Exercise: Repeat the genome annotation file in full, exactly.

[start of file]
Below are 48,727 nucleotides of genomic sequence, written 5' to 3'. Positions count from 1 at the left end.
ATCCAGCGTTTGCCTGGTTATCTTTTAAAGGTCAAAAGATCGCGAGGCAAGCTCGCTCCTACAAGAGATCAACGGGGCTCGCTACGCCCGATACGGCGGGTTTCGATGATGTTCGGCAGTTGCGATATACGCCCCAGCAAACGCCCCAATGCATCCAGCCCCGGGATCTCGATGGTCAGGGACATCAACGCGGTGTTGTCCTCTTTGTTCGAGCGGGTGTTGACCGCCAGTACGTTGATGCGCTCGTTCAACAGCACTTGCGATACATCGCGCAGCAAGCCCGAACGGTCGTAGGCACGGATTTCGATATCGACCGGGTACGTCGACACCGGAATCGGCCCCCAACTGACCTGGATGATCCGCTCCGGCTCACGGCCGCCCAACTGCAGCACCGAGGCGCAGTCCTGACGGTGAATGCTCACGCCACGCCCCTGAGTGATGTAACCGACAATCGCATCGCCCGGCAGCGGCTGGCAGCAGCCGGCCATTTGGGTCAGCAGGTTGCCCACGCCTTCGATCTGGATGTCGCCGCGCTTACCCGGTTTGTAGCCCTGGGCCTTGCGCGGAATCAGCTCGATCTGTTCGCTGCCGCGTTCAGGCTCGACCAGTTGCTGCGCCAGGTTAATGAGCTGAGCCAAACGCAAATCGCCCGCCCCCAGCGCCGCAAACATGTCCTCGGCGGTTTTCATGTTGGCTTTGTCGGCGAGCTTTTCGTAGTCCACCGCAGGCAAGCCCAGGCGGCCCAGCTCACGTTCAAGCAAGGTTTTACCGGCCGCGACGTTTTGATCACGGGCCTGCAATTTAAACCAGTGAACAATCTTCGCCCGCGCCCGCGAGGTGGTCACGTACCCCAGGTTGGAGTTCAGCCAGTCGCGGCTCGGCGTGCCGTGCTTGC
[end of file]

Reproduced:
Below are 48,727 nucleotides of genomic sequence, written 5' to 3'. Positions count from 1 at the left end.
ATCCAGCGTTTGCCTGGTTATCTTTTAAAGGTCAAAAGATCGCGAGGCAAGCTCGCTCCTACAAGAGATCAACGGGGCTCGCTACGCCCGATACGGCGGGTTTCGATGATGTTCGGCAGTTGCGATATACGCCCCAGCAAACGCCCCAATGCATCCAGCCCCGGGATCTCGATGGTCAGGGACATCAACGCGGTGTTGTCCTCTTTGTTCGAGCGGGTGTTGACCGCCAGTACGTTGATGCGCTCGTTCAACAGCACTTGCGATACATCGCGCAGCAAGCCCGAACGGTCGTAGGCACGGATTTCGATATCGACCGGGTACGTCGACACCGGAATCGGCCCCCAACTGACCTGGATGATCCGCTCCGGCTCACGGCCGCCCAACTGCAGCACCGAGGCGCAGTCCTGACGGTGAATGCTCACGCCACGCCCCTGAGTGATGTAACCGACAATCGCATCGCCCGGCAGCGGCTGGCAGCAGCCGGCCATTTGGGTCAGCAGGTTGCCCACGCCTTCGATCTGGATGTCGCCGCGCTTACCCGGTTTGTAGCCCTGGGCCTTGCGCGGAATCAGCTCGATCTGTTCGCTGCCGCGTTCAGGCTCGACCAGTTGCTGCGCCAGGTTAATGAGCTGAGCCAAACGCAAATCGCCCGCCCCCAGCGCCGCAAACATGTCCTCGGCGGTTTTCATGTTGGCTTTGTCGGCGAGCTTTTCGTAGTCCACCGCAGGCAAGCCCAGGCGGCCCAGCTCACGTTCAAGCAAGGTTTTACCGGCCGCGACGTTTTGATCACGGGCCTGCAATTTAAACCAGTGAACAATCTTCGCCCGCGCCCGCGAGGTGGTCACGTACCCCAGGTTGGAGTTCAGCCAGTCGCGGCTCGGCGTGCCGTGCTTGC